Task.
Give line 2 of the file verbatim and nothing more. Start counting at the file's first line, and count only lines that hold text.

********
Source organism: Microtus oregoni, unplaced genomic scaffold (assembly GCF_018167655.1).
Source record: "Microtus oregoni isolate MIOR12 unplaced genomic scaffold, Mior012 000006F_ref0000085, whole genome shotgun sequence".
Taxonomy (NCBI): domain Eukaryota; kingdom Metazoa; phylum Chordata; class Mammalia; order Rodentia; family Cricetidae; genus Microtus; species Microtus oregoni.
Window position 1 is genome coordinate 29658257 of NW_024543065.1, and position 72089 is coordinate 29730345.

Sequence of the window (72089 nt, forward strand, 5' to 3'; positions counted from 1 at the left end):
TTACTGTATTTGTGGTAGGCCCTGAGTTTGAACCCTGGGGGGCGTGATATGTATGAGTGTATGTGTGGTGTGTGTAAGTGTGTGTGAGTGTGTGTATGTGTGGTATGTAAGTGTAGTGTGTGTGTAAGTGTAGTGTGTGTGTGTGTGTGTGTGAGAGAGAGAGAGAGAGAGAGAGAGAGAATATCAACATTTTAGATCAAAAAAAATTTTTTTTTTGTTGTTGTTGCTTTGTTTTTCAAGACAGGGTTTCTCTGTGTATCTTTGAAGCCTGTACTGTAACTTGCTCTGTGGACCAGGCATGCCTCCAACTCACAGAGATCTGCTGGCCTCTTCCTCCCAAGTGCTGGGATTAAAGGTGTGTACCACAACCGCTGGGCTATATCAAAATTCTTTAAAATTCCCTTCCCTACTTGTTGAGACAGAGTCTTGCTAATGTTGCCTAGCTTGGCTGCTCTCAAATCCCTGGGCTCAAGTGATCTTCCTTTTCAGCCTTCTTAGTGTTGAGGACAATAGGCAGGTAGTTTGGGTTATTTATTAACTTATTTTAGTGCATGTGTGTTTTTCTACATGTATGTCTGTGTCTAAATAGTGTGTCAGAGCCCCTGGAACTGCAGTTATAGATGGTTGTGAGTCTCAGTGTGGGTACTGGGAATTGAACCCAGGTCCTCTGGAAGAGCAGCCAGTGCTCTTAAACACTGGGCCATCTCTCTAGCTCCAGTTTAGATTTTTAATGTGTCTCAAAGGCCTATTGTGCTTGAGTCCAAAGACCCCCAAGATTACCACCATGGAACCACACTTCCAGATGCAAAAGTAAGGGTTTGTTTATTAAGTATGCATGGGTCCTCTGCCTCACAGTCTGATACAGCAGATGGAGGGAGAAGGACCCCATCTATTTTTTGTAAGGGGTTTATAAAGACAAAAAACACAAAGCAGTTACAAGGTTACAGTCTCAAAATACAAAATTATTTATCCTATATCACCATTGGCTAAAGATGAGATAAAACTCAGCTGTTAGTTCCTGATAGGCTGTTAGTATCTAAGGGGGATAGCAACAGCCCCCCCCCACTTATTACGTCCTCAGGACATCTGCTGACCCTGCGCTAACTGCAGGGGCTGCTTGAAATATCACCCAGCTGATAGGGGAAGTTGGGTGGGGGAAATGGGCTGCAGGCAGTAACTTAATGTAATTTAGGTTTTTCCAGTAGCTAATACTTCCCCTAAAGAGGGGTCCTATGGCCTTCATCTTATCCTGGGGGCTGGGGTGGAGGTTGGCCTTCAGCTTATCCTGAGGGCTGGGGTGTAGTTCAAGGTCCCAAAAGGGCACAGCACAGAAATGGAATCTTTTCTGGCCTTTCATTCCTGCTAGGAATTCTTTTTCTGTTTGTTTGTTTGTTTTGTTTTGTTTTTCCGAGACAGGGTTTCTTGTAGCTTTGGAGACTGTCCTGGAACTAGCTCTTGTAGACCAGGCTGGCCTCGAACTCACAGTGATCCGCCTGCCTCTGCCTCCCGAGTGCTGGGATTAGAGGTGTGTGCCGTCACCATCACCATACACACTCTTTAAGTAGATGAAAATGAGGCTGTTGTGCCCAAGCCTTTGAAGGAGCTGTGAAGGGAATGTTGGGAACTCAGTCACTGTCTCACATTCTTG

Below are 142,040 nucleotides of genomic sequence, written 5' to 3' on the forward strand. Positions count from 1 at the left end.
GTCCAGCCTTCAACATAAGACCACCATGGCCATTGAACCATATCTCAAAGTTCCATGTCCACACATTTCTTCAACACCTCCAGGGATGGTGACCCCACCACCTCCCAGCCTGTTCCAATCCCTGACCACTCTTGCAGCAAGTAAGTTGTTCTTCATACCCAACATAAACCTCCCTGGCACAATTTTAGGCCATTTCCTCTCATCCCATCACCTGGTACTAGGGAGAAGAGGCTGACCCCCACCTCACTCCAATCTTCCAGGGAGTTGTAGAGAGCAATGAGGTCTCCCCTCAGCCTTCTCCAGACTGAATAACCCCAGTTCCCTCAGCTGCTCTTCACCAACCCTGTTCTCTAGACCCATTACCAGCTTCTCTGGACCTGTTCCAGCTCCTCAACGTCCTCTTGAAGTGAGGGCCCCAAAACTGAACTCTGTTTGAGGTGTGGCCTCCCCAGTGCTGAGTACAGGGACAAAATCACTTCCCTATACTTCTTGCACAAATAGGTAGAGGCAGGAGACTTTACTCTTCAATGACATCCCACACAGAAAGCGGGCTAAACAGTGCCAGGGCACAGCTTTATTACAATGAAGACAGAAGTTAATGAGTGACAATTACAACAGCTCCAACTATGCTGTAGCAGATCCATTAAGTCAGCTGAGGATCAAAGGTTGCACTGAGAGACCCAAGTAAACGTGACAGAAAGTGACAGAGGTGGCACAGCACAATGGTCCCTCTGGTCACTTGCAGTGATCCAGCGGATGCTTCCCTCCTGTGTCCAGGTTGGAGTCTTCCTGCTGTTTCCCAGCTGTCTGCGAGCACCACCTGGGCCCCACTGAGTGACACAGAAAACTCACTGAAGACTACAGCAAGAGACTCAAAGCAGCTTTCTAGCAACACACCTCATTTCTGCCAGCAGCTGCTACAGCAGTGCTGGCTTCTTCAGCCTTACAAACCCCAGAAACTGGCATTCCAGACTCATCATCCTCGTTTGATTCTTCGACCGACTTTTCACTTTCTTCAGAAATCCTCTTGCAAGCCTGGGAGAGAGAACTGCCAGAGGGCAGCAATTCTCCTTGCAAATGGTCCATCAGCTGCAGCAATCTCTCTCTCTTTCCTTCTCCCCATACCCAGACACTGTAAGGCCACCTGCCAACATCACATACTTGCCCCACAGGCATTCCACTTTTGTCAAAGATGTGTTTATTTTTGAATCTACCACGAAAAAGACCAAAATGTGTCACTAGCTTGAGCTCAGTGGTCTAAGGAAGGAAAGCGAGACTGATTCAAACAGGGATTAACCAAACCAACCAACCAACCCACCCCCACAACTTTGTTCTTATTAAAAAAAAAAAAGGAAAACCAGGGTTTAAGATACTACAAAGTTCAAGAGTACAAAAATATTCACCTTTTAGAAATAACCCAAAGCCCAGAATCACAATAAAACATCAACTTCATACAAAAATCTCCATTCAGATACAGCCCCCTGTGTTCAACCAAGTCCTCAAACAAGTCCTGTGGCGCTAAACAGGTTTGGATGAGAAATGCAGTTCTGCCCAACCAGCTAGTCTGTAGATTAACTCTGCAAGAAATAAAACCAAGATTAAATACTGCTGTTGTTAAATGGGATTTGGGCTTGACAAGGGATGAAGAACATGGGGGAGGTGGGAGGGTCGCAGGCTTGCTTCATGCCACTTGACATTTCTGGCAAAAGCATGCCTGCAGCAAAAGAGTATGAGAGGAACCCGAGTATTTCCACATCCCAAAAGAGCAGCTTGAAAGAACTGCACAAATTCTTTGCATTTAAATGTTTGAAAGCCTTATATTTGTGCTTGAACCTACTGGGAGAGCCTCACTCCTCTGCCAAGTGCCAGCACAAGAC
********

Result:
Source record: "Microtus oregoni isolate MIOR12 unplaced genomic scaffold, Mior012 000006F_ref0000085, whole genome shotgun sequence".